Gloria Mabery looks into the extraordinary wonders Cambodia has to offer travellers seeking to invigorate their senses through nature, history and culture.
From historic war sites to the prominence of Theravada Buddhism, Cambodia is a destination that never ceases to amaze visitors attracted by its mysticism, rich history, and mesmerising nature.
Being recognised as a home to the life-giving waters of the mighty Mekong River and the Tonle Sap Lake, Cambodia was once a challenge for the most daring travellers only; however today, it’s one of the world’s amazing places to enjoy a luxury trip to.
The remote regions that hide Cambodia’s most unique and distinctive culture and lifestyle were once hard to reach. Nowadays, luxury ships cruise the areas and provide a safe and enjoyable way of empowering. Add to this the personalised, luxury experience, and you’re looking at a brilliant way to explore a landscape that is incredibly culture-rich.
The Mighty Mekong River
Like great rivers, the Mekong has a lot of culture and civilisations that have flourished through the years. Exploring the river puts you in a position to pursue a glorious past that includes a wide variety of significant human accomplishments, as well as a multitude of cultural highs.
You will learn about the prominence of Theravada Buddhism in today’s Cambodia and Vietnam, and you will learn about the Khmer empire’s flourishing that lasted for six centuries, from the 9th to the 15th century.
It’s not all about culture, though. Nature enthusiasts will enjoy the lower Mekong basin, which is a cradle for nature. There’s a certain wealth of fish that keeps people’s tables full, and a wide variety of large waterbirds. When it comes to the diversity of freshwater fish, the Mekong River is second only to the Amazon, as there are around 850 recorded species.
Explore the rice fields, and you’ll find even more wildlife species, as well as the Brahman ox, an animal that works those fields rather diligently. 70% of the population relies on agriculture, with Cambodia being one of the world’s main producers of rice.
And if you’re on a river cruise, one of the things you’ll love most is the local excursions. The local markets are a great way to get a taste of the region and feel like a local for a minute, and you get to choose between inland and floating markets.
They’re all different and will give you a different perspective of life along the river. For example, the Chau Doc floating market that’s close to the border with Vietnam has boats that hang their wares on long bamboo poles. This way, you can spot what you’re looking for from far away.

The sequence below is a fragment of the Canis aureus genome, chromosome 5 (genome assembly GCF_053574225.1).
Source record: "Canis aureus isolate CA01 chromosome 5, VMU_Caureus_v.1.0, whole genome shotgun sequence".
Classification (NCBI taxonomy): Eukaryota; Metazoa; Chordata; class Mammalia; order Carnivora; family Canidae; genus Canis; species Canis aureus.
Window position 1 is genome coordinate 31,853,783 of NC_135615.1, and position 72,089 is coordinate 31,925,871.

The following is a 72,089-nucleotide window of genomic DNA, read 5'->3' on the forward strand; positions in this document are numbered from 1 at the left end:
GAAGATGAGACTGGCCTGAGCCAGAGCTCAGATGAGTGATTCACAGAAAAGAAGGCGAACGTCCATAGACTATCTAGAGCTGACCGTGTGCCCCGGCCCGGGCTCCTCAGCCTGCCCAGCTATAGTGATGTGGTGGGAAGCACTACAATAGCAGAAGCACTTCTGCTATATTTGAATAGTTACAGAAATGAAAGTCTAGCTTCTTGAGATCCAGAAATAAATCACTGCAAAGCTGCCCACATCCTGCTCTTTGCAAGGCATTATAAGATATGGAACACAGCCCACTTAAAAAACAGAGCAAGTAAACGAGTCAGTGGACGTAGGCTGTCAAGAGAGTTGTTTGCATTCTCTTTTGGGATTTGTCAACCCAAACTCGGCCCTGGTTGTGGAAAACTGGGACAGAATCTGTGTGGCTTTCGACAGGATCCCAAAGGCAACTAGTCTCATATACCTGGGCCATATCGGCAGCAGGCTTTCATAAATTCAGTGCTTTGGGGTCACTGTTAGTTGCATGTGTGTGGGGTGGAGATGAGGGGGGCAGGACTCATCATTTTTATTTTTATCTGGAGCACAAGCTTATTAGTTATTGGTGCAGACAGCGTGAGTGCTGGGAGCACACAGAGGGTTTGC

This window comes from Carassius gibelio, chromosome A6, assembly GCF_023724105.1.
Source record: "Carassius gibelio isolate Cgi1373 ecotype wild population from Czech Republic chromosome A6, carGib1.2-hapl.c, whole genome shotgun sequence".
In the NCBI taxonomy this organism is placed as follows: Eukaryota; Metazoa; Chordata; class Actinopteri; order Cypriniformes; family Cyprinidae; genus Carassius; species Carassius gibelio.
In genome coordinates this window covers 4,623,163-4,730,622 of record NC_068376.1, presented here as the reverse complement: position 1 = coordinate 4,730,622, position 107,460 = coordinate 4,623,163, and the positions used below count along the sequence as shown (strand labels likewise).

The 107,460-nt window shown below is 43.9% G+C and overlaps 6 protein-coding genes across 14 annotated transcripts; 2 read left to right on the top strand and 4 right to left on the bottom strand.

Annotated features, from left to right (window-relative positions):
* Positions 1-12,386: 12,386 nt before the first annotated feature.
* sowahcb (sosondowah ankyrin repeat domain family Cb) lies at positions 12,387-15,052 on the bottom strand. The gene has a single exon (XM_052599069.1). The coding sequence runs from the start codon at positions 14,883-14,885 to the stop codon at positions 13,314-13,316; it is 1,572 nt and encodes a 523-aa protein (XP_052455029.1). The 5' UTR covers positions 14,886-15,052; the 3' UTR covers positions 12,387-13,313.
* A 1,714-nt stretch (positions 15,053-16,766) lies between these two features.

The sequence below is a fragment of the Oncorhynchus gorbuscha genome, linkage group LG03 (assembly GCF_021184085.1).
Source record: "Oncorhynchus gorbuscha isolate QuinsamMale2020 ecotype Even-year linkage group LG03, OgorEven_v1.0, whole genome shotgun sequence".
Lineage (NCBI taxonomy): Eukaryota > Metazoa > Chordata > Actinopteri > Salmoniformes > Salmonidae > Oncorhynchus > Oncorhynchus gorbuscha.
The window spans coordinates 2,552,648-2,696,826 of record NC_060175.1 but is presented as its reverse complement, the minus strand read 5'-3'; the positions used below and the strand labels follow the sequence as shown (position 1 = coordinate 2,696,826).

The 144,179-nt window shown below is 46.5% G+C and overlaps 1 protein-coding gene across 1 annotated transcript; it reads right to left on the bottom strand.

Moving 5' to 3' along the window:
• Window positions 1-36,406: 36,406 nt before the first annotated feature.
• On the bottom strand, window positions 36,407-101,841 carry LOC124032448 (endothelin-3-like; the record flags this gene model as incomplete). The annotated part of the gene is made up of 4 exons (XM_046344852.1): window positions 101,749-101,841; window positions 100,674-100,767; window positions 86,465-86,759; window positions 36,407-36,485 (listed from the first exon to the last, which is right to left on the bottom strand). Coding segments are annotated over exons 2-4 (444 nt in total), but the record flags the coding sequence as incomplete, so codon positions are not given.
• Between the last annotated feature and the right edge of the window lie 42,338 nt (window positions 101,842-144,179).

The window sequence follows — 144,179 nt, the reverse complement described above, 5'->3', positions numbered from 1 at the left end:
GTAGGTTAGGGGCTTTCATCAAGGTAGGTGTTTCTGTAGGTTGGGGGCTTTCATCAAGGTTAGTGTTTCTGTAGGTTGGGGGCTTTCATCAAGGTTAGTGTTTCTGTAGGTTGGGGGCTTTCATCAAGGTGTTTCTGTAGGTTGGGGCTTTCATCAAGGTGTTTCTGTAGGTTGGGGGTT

The Life-Giving Waters of the Tonle Sap Lake and River System
When the Khmer empire was at its peak, in the 12th century, the Tonle Sap lake and river system had nourished the population of over one million people. The system was to the empire what the Nile river was to the Egyptians. It gave the Khmer people assurance that they won’t have to worry about ever running out of water or food, which was no small feat.
This is why, since they didn’t have much to worry about, they were free to focus on artistic pursuits like silversmithing or silk weaving. This is also how they ended up with a rather flavoursome local cuisine and massive monuments like the Angkor Wat.
The lake is known as a lake that breathes because it’s actually quite a spectacle of nature. For most of the year, the Mekong River flows southwards from the Tibetan highlands, and the Tonle Sap’s water empties into it.
However, as the monsoon winds from the southwest result in an increased rainfall to the other parts, between May and October, the Mekong starts swelling. And by June, the water rises to a level that forces the Tonle Sap river to flow backwards, and into its own lake. The Khmer harnessed these currents to transport stones needed for monuments and temples, just like the Angkor Wat.
This makes it the only river in the world that, seasonally, flows both ways, and reverses its direction twice a year. And since the lake doesn’t have any other outlet, this inflow also means that the lake expands to about four times its size, going from 1,050 square miles to 4,500 square miles when at its peak. During this period which lasts about five months, it’s the largest freshwater lake in Southeast Asia.
And come November, the pressure on the Mekong is relieved, and the Tonle Sap reverses its course once again. This reversal is marked with Phnom Penh’s Water Festival, called Bon Om Touk, which lasts for three days.
It’s a stunning place to explore, really, and one that any traveller who wants to visit Cambodia should definitely experience. And if you do this while it’s a high-water season, it’s accessible by a cruise ship which is recommended as the best way to explore these mesmerising regions. You can enjoy the rare opportunity to discover fascinating aspects of the Cambodian culture that are brought to life on the water, as a life-changing experience.
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